The Jam Detail
I have a lot of thoughts currently in an inchoate state about learning, developing, appreciating, and curating new ways of life, lifestyles, modes of being, but until I get them all sorted out, here's a superficial and yet highly pleasing detail in my current lifestyle, that sort of gets at what I mean: I make jam. Mostly this is because I buy fruit, too much fruit, all the time, and it just breaks my heart when it starts browning and wilting faster than I can consume it (and I assure you, I am a champ, almost inhuman, consumer of fruit).
My grandfather is a lot like David Sedaris' father in Me Talk Pretty One Day; he'll eat everything, even, if he thought it was a cookie, his hat. I am not a Depression-era housewife; I throw things away when they transmute into other lifeforms or become more hole than garment. But there's something so lovely about a mild savior complex, the ability to fix a small hole in the shoulder of your favorite cardigan with just a thread and a needle, the ability to transform a few cups of dying fruit into a jar of jewel-bright sweetness. And it's not just the saving, the feeling of worthy thriftiness, but the process of it, and the product, the whole bundle: the pull of a needle and thread through cloth, becoming suddenly aware of the texture of fabric and the precision of your fingers; the smell of bubbling fruit completely perfuming your house, the viscosity forming as you stir; and then wearing that sweater again, with your favorite comfy jeans; or having that jam on yogurt, bread, or as a tea.
Perhaps it also helps that it's so very easy to do these things; fixing a hole takes less than ten minutes, making jam may take longer but mostly involves you being driven crazy by the bright, extraordinary scent of fruit calmly simmering away on your stovetop, and the only negative effects are possibly some burnt lips from desperate tasting attempts.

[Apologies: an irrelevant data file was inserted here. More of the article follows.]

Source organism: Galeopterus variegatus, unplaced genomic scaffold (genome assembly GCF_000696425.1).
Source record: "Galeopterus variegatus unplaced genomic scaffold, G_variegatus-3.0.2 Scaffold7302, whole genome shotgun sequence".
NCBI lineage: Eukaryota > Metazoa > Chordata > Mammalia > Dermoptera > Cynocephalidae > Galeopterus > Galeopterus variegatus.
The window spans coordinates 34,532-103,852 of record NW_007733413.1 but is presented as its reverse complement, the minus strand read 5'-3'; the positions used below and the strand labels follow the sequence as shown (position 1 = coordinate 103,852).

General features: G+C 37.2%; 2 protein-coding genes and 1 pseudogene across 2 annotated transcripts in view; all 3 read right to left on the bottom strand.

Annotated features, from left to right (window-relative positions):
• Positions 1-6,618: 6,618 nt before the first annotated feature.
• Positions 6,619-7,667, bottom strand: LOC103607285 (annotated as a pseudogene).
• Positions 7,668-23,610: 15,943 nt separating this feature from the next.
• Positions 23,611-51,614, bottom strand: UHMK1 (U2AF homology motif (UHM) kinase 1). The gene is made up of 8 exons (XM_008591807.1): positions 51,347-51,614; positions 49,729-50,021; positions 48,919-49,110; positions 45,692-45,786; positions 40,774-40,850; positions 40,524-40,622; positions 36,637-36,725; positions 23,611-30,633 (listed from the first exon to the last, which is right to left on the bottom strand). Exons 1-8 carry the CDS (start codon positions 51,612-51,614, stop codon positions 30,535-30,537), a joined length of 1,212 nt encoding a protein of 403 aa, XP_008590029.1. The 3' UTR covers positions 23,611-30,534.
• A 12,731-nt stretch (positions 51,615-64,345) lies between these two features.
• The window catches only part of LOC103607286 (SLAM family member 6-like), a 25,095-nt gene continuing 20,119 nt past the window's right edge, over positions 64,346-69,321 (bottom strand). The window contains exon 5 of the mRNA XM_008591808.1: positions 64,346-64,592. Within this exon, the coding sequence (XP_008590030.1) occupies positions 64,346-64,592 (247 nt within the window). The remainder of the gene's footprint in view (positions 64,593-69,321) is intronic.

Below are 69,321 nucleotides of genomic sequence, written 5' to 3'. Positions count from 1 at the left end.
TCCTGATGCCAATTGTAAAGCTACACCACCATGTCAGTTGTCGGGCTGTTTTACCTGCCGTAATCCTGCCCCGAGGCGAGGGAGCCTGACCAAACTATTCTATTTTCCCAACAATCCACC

So yesterday, there was a rather sad blood orange hanging out on my desk. That, along with the synchronicity of the revelation (made by Ramya) that the lemon tree in my backyard (which I assumed for years was just a normal ol' lemon tree that just happened to produce astounding lemons) is actually a Meyer lemon tree, and this blogpost landing in my RSS feed, all resulted in me making blood orange and Meyer lemon marmalade. It was absurdly easy. It made the house smell astounding. And then I boiled water and made the marmalade into tea for my herbal-tea-only-drinking mother and she swooned--swooned!--and everyone was happy and everybody drank the rind-bitter, jam-sweet, orange-pink deliciousness.
Jam! Marmalade! Jelly! At the crossroads of thriftiness and an appreciation for process, you sit like a perfumed non-Newtonian fluid. I like you.
Oh, and don't forget apple butter.